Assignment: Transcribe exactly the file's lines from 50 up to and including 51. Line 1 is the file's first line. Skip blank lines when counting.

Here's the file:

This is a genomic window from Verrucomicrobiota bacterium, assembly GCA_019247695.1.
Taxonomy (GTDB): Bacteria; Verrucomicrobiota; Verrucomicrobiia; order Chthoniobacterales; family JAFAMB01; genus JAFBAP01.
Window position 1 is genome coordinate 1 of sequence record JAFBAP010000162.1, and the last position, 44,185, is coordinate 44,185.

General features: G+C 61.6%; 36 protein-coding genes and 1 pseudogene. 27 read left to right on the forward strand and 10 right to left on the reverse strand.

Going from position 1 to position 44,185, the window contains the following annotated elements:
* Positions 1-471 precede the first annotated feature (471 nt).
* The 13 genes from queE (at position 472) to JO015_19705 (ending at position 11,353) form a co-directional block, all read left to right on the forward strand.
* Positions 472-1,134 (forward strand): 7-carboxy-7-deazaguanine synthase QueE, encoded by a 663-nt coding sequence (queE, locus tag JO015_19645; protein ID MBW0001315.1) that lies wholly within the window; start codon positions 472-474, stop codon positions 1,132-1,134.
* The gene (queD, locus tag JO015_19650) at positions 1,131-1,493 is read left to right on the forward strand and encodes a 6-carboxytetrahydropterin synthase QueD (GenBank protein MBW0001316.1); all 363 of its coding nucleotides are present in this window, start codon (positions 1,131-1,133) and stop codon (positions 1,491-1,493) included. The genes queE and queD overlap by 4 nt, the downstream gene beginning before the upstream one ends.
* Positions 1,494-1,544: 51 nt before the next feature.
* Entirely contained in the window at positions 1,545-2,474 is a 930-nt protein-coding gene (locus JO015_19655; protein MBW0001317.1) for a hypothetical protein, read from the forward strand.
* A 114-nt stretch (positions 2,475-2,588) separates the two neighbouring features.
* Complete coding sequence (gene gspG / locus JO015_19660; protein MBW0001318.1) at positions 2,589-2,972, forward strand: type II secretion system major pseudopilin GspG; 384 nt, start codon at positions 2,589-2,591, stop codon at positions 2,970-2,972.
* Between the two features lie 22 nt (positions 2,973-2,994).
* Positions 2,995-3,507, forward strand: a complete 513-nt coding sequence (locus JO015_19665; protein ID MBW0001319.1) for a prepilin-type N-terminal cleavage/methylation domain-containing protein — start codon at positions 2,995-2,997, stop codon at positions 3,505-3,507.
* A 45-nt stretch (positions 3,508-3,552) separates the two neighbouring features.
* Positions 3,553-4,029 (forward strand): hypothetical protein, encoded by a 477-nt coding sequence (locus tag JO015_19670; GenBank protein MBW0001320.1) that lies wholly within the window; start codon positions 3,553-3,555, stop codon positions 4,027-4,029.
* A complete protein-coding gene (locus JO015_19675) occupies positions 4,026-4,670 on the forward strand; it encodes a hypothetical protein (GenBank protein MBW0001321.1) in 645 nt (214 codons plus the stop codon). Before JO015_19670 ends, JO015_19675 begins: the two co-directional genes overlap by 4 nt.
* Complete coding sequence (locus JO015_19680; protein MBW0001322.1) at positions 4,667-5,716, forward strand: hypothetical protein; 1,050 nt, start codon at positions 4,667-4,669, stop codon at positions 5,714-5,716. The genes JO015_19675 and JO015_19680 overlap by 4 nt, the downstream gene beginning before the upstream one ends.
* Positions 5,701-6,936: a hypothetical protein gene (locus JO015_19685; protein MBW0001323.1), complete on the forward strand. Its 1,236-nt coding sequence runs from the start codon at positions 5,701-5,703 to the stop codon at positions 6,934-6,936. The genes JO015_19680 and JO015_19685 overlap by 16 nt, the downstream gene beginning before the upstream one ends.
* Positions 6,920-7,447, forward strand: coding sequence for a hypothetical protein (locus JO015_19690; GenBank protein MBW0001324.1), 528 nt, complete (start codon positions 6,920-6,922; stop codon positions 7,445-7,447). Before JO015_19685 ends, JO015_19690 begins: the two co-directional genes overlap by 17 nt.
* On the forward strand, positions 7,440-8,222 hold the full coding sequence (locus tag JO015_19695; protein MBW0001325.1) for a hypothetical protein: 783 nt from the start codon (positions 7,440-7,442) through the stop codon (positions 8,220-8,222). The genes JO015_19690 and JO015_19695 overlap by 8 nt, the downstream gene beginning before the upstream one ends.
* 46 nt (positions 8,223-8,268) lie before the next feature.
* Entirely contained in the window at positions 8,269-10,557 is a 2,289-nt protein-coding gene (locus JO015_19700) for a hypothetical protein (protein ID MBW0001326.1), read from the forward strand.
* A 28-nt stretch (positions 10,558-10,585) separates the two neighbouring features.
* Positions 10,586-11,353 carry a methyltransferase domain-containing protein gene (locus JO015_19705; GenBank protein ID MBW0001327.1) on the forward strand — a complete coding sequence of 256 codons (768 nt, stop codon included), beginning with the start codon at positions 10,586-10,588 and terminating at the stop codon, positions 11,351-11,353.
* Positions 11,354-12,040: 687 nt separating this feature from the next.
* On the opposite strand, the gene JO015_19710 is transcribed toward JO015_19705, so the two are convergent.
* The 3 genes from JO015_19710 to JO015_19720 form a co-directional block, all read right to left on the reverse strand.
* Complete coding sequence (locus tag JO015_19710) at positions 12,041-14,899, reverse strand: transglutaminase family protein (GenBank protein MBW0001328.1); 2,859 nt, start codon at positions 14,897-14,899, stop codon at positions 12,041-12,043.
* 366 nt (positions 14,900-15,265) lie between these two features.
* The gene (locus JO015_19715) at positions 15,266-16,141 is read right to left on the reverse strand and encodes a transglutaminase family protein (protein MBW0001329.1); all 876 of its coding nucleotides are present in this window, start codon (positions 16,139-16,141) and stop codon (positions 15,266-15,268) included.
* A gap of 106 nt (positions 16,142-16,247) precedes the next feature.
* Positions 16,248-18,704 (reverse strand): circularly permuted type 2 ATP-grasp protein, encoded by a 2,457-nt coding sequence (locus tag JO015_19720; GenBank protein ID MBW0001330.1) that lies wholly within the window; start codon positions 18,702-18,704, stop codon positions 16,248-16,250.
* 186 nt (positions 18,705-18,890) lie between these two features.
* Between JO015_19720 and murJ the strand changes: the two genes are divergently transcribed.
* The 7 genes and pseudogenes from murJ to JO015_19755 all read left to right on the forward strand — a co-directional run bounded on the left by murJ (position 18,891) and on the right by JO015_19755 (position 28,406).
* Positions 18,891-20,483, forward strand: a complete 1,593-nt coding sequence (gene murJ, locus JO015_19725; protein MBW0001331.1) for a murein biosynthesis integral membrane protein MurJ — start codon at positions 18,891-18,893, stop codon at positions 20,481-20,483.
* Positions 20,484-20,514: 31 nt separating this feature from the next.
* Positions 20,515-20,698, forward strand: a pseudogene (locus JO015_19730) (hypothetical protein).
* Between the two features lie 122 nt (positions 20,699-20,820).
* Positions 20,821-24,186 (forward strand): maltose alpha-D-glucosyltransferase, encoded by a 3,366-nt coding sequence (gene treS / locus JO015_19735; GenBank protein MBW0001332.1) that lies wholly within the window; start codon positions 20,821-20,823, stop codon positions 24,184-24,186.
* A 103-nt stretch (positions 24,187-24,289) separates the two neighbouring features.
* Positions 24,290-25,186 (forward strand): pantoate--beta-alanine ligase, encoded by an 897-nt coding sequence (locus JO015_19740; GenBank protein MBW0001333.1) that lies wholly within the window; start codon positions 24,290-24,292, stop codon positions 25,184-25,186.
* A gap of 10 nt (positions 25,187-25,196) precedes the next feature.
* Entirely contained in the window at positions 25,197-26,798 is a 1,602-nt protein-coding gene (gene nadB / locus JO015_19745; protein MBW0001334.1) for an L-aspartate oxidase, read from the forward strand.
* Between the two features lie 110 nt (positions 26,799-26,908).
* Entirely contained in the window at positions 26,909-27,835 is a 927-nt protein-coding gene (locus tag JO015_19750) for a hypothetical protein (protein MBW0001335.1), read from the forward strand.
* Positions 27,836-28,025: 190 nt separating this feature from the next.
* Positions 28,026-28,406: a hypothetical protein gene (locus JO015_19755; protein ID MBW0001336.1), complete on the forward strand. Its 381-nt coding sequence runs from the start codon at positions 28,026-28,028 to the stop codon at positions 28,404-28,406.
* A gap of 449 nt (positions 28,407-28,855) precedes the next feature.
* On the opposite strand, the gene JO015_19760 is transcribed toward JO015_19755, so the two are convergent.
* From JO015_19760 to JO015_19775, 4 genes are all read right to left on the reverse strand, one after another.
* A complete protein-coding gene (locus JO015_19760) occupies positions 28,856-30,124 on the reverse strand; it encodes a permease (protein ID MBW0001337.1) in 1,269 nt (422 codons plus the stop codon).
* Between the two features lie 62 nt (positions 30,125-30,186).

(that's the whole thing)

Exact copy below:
* Positions 28,026-28,406: a hypothetical protein gene (locus JO015_19755; protein ID MBW0001336.1), complete on the forward strand. Its 381-nt coding sequence runs from the start codon at positions 28,026-28,028 to the stop codon at positions 28,404-28,406.
* A gap of 449 nt (positions 28,407-28,855) precedes the next feature.